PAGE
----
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amandawallwin

amandawallwin

Currently reading

A Short History of Nearly Everything
Bill Bryson
Before the Storm: Barry Goldwater and the Unmaking of the American Consensus
Rick Perlstein
We Don't Make Widgets: Overcoming the Myths That Keep Government from Radically Improving (Governing Management Series)
Ken Miller
The Richard Burton Diaries
Richard Burton, Chris Williams
The Elements of Style
William Strunk Jr., E.B. White
Regionalism and Realism: A Study of Government in the New York Metropolitan Area
Gerald Benjamin, Richard P. Nathan
Savage Inequalities: Children in America's Schools - Jonathan Kozol Outdated and at times overly emotional, but that aside, this is an excellent overview of the effects of the wild inequities in many American school systems.
Sweet Valley Confidential: Ten Years Later - Francine Pascal Fuck you. This book was awesome.
Little Pink House: A True Story of Defiance and Courage - Jeff Benedict This book is a novelization of the eminent domain battle that led to the 2005 Supreme Court decision. The dramatization of the story leaves a pretty clear sense that the whole story has not been told. It's a strange form to use for this story - it seems that a non-fictional account would be convincing enough. However, the story itself is compelling, if you're not familiar.

Policy Making Process, The (3rd Edition)

The Policy Making Process - Edward J. Woodhouse If the first year is indicative of how Obama plans to run his administration, I think Lindblom and his theories of democratic decision-making is going to prove to be more and more important over the next four years.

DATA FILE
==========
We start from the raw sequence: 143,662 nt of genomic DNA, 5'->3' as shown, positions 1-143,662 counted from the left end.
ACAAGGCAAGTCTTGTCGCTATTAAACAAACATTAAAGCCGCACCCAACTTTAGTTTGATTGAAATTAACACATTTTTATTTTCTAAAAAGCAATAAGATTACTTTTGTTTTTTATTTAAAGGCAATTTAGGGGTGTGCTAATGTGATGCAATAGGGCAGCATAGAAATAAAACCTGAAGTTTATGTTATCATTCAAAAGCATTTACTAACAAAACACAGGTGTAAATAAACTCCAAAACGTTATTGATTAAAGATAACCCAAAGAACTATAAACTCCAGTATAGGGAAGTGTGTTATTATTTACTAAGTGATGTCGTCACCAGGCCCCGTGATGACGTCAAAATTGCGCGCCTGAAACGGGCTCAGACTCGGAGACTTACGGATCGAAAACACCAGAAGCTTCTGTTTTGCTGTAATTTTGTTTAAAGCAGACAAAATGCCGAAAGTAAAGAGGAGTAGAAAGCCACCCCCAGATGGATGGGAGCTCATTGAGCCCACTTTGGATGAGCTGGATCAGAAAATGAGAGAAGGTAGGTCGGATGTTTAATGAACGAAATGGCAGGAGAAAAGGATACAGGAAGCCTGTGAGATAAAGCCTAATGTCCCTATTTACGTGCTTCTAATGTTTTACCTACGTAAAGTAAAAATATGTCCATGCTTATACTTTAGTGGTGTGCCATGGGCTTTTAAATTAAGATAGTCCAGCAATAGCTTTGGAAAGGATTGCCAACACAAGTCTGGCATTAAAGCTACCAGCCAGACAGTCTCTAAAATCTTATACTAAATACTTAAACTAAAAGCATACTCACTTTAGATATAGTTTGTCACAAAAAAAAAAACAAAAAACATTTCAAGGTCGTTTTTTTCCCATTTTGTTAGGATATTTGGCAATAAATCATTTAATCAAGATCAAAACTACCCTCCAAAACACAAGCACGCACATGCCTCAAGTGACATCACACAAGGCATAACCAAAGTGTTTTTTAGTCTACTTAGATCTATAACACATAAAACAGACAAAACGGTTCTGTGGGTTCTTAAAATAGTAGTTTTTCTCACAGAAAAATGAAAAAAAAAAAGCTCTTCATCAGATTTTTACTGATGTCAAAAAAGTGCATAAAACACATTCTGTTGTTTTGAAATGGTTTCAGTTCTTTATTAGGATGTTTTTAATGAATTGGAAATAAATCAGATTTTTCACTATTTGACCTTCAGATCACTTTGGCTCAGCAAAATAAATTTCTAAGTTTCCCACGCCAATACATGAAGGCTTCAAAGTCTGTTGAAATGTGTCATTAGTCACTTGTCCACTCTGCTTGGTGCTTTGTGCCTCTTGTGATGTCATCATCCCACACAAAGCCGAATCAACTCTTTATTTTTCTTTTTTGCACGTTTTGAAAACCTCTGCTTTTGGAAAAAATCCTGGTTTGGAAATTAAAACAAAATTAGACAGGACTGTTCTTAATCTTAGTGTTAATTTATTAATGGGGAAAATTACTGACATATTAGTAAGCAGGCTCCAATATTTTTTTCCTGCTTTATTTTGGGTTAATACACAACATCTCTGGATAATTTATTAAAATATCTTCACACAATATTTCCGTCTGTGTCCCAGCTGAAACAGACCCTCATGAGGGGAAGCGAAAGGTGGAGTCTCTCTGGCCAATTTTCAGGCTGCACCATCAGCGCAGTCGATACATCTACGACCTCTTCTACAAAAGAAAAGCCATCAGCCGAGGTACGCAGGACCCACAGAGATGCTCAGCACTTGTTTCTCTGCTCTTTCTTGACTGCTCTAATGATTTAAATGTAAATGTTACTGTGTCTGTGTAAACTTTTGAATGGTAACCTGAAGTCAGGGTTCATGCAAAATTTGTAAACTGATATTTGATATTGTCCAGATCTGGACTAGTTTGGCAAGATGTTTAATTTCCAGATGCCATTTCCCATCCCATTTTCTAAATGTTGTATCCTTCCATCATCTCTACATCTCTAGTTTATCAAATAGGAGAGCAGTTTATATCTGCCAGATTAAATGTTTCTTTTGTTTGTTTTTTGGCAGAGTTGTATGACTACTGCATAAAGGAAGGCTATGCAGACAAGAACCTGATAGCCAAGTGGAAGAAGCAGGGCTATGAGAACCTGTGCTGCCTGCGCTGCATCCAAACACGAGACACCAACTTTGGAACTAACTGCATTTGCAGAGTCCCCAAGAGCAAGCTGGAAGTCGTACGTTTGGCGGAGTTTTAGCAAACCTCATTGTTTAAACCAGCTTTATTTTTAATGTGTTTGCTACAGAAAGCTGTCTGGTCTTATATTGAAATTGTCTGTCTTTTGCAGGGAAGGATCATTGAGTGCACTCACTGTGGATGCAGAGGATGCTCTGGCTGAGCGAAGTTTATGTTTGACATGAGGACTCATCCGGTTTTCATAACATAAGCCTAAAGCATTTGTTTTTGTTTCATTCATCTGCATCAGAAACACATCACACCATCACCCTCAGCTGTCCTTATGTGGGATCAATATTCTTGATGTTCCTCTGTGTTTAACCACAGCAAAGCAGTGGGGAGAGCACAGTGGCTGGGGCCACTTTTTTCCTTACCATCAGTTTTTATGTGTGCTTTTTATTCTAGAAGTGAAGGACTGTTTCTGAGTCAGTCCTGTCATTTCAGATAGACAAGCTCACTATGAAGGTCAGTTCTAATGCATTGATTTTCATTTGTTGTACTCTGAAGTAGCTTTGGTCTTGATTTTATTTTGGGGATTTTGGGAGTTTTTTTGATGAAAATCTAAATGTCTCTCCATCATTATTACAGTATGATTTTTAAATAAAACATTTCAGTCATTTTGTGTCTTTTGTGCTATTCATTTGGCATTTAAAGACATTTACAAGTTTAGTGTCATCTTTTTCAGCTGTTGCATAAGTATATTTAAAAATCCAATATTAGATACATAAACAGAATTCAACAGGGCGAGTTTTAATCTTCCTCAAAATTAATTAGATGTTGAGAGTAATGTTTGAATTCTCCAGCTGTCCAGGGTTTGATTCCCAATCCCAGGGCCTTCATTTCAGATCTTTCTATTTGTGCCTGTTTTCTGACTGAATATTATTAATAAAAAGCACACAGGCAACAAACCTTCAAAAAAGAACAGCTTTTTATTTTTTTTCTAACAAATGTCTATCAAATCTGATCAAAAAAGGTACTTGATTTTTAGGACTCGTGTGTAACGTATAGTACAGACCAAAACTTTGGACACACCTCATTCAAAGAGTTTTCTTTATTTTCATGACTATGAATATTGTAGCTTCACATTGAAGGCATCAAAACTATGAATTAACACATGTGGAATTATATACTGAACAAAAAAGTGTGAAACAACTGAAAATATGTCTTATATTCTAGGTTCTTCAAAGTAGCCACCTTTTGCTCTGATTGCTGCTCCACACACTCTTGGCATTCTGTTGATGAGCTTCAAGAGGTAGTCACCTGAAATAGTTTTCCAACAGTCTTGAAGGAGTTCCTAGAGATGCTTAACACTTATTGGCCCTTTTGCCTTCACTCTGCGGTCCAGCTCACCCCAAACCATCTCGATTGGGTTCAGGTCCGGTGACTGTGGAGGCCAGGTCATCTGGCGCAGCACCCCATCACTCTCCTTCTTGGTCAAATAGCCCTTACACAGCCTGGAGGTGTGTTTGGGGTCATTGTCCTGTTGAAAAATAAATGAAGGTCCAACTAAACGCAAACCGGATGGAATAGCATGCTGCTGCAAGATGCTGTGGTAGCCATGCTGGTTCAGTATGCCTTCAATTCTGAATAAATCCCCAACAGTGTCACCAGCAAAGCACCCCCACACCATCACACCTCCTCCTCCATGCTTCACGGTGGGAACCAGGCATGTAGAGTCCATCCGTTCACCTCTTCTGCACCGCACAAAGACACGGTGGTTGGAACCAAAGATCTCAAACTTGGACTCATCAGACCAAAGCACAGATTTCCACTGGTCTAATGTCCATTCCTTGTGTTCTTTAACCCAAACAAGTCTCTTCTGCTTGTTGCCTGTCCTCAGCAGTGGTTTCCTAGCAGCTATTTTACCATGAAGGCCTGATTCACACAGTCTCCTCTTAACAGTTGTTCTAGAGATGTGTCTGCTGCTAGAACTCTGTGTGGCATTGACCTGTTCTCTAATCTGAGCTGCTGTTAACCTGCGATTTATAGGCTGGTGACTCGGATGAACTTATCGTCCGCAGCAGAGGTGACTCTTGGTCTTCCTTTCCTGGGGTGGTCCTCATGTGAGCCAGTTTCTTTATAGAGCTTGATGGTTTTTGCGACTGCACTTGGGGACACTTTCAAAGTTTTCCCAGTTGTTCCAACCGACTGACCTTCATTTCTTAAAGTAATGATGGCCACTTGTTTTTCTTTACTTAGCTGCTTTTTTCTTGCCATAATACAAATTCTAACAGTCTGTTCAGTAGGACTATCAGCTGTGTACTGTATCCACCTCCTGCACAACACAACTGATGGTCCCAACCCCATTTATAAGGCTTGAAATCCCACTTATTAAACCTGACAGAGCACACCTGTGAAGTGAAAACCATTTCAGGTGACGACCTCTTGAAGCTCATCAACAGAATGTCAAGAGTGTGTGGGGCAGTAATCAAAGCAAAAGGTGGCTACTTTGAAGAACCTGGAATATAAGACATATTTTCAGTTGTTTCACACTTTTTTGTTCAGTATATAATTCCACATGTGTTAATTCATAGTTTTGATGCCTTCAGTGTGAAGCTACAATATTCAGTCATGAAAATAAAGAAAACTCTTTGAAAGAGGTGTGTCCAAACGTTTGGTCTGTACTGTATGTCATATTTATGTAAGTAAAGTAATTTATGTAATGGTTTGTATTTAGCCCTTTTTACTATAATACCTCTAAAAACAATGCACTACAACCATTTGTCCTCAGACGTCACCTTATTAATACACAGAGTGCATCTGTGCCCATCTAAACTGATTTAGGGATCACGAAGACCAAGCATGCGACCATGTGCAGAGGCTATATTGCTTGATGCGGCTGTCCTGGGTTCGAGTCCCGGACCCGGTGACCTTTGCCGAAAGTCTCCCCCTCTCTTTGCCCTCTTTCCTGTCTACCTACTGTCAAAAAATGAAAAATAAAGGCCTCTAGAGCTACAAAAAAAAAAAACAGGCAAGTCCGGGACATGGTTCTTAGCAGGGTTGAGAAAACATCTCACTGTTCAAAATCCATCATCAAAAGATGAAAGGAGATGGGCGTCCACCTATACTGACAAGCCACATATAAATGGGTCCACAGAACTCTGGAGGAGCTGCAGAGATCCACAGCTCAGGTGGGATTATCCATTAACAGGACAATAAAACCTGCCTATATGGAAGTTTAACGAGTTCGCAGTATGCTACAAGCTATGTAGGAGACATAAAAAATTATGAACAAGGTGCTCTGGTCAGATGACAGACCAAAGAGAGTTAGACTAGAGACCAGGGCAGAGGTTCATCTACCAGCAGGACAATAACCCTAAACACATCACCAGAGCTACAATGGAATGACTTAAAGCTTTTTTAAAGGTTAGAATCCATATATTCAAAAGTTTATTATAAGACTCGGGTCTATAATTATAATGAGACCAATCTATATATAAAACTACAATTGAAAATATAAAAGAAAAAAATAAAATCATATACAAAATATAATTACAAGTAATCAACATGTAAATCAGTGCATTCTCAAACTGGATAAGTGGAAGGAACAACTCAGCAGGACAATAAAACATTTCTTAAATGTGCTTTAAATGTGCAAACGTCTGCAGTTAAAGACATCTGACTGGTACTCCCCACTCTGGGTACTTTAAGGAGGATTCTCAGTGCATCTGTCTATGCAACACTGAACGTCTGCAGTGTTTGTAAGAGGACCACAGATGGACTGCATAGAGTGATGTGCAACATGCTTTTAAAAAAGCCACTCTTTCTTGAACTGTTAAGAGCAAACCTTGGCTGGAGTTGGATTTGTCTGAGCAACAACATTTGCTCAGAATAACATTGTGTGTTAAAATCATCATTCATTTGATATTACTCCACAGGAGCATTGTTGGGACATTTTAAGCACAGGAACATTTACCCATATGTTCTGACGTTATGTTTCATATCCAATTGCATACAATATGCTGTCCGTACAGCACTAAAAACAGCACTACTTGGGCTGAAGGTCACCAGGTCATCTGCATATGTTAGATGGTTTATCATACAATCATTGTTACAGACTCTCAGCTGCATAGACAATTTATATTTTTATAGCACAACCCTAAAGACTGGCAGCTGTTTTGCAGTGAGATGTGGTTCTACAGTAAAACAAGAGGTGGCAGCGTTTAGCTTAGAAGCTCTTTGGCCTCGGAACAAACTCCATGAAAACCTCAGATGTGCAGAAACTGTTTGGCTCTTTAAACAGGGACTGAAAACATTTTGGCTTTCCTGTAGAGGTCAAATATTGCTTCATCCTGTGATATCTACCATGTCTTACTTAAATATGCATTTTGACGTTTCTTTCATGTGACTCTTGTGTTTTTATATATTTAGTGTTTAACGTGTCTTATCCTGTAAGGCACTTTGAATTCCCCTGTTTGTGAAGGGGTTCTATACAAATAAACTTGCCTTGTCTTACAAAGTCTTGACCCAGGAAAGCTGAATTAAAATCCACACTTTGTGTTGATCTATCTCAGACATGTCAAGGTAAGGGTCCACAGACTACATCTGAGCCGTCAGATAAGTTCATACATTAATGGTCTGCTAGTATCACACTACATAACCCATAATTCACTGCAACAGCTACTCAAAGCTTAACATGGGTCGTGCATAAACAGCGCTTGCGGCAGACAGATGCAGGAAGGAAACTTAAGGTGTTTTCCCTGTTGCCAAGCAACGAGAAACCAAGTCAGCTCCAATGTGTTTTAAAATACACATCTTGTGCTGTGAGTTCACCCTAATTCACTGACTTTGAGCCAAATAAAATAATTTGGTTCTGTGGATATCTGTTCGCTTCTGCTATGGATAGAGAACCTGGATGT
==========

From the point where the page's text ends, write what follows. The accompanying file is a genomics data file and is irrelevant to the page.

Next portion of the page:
A Confederacy of Dunces - John Kennedy Toole This was the most unpleasant book I've ever read that I think I might really like.
Oblivion - David Foster Wallace These stories were so much smarter than me.
All the Sad Young Literary Men - Keith Gessen It will come as a surprise to exactly no one that I loved this book. Sad and pretty and deeply satirical, it's the story of overeducated boys who can't figure out what to do about girls or their lives. It was kind of written just for me.

Financial Management For Public, Health, and Not-for-Profit Organizations (2nd Edition)

Financial Management for Public, Health, and Not-For-Profit Organizations - Steven A. Finkler For a textbook on financial management, this was not nearly as dry as I'd expected and very clear.
The Believers - Zoƫ Heller Ugh. Hateful people behaving hatefully.
How Democratic is the American Constitution? - Robert A. Dahl A really clear review of the problematics inherent in the kind of idol worship that's gone on with the American constitution. Not nearly as obnoxious as the title would have you believe.
How the Pro-Choice Movement Saved America - Cristina Page Page takes on an admirable project here - connecting the dots between the various projects of the pro-life movement to create a picture of a faction obsessed with controlling the sexual behaviors of other people, particularly of women. She's not wrong, but she misses the final leaps to the incredible sexism, racism and classism of this movement intended to protect a traditional, patriarchal power structure.